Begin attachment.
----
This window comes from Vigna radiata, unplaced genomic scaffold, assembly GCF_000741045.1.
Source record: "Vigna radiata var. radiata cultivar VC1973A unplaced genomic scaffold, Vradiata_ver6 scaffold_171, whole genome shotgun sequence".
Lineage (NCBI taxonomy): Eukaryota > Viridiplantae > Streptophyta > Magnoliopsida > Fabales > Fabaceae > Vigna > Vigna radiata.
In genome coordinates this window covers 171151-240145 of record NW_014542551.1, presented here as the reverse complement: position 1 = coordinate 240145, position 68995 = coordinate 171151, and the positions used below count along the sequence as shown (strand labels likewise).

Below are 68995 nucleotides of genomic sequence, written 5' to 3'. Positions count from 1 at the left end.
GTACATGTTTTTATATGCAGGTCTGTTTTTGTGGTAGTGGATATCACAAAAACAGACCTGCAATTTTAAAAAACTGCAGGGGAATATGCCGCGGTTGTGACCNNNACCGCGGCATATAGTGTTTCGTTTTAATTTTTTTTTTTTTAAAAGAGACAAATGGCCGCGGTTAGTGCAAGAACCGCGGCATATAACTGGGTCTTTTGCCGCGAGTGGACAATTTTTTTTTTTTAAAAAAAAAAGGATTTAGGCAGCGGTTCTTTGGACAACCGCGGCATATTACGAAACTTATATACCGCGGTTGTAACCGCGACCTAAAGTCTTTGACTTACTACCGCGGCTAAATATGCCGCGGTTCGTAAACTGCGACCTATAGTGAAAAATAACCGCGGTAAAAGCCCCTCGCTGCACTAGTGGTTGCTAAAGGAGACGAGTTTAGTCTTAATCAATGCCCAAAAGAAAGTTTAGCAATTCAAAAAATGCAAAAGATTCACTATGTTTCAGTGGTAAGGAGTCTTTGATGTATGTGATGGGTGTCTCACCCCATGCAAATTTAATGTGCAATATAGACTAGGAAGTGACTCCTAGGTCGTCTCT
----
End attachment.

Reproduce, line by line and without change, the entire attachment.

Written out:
This window comes from Vigna radiata, unplaced genomic scaffold, assembly GCF_000741045.1.
Source record: "Vigna radiata var. radiata cultivar VC1973A unplaced genomic scaffold, Vradiata_ver6 scaffold_171, whole genome shotgun sequence".
Lineage (NCBI taxonomy): Eukaryota > Viridiplantae > Streptophyta > Magnoliopsida > Fabales > Fabaceae > Vigna > Vigna radiata.
In genome coordinates this window covers 171151-240145 of record NW_014542551.1, presented here as the reverse complement: position 1 = coordinate 240145, position 68995 = coordinate 171151, and the positions used below count along the sequence as shown (strand labels likewise).

Below are 68995 nucleotides of genomic sequence, written 5' to 3'. Positions count from 1 at the left end.
GTACATGTTTTTATATGCAGGTCTGTTTTTGTGGTAGTGGATATCACAAAAACAGACCTGCAATTTTAAAAAACTGCAGGGGAATATGCCGCGGTTGTGACCNNNACCGCGGCATATAGTGTTTCGTTTTAATTTTTTTTTTTTTAAAAGAGACAAATGGCCGCGGTTAGTGCAAGAACCGCGGCATATAACTGGGTCTTTTGCCGCGAGTGGACAATTTTTTTTTTTTAAAAAAAAAAGGATTTAGGCAGCGGTTCTTTGGACAACCGCGGCATATTACGAAACTTATATACCGCGGTTGTAACCGCGACCTAAAGTCTTTGACTTACTACCGCGGCTAAATATGCCGCGGTTCGTAAACTGCGACCTATAGTGAAAAATAACCGCGGTAAAAGCCCCTCGCTGCACTAGTGGTTGCTAAAGGAGACGAGTTTAGTCTTAATCAATGCCCAAAAGAAAGTTTAGCAATTCAAAAAATGCAAAAGATTCACTATGTTTCAGTGGTAAGGAGTCTTTGATGTATGTGATGGGTGTCTCACCCCATGCAAATTTAATGTGCAATATAGACTAGGAAGTGACTCCTAGGTCGTCTCT